Nu Holdings Ltd. (NYSE:NU) is growing extremely fast in the emerging countries of Brazil, Mexico and Colombia. They expand their product range in a way that leads to strong synergy effects that are impressive because customers are taking advantage of more and more Nu offers. In the future, you will benefit from the advancing digitization, which still has a lot of room for improvement in South America. The company is now on the verge of profitability and is expected to do so in the next year. Since the IPO, the share price has fallen by 50% and, in my view, now represents an attractive entry point.
Nubank is a digital banking platform in Brazil, Colombia and Mexico. The company’s goal is to build an entire ecosystem around money. A great app for saving, spending, investing and borrowing money. The company also offers life insurance and cell phone insurance. Comparable fintechs are Revolut or Wise (OTCPK:WPLCF) (an interesting company I wrote about here). Currently they have 63 million private and 2 million small and medium sized enterprises (SMEs) customers. More than 90% of customers are from Brazil, although they only added Colombia as a market in Q1 2021 and Mexico in Q4 2020.
Structural tailwind in South America
In my research, I will mainly focus on Brazil, the most important market for Nu, although very similar trends apply to Colombia and Mexico. There are some structural tailwinds here. The first is the age structure. Brazil has a very young population with an average age of 34 (US 39; Europe 44). Younger population groups are more likely to use online banking and digital payment options. In addition, Brazil also shows stronger population growth: 0.7% in 2020 (in Mexico even 1.1%; USA 0.4%).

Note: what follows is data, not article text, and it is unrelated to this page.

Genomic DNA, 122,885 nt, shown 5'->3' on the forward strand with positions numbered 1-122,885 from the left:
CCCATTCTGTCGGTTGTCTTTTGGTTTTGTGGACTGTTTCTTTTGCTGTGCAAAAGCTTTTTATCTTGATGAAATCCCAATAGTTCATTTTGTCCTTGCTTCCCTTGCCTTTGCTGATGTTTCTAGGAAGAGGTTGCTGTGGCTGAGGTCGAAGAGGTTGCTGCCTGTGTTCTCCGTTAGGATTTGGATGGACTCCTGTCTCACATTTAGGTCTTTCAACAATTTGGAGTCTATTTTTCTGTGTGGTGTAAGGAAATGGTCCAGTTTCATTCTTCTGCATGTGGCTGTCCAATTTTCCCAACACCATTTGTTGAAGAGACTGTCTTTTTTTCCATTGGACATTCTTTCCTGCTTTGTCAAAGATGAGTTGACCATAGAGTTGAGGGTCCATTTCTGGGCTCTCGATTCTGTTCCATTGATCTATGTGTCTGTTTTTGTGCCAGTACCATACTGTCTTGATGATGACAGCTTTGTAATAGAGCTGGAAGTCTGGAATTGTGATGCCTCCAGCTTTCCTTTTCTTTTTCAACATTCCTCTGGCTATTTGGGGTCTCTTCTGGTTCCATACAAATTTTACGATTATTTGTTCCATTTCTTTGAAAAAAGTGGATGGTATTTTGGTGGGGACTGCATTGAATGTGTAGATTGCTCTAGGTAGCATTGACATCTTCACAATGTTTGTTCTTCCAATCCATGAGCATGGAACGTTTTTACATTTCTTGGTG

Another growth driver will be that online spending is still in a key growth phase, comparable to Europe and the US 10-15 years ago. The share of online shopping is still meager at 4.3%, “since 72 percent of the population has not yet made their first online purchase” (JPMorgan Research). Of course, not only online shopping is important to Nu, but also that as many small shops and retailers as possible accept digital payment solutions on the street. Overall, there is still a lot of room for growth, as the infrastructure in terms of internet access and high-quality cell phones is not yet mature enough to handle these digital solutions.
Just over four in ten Brazilians (41%) say their internet connection is too unstable to make online purchases, with Brazilian internet speeds (18Mbps) almost three times slower than the global average of 49Mbps s.
All in all, everything indicates that digital payment solutions and online banking will grow very strongly. It was important for me to name all of these points because it will be much easier for a company with so much tailwind to continue to grow.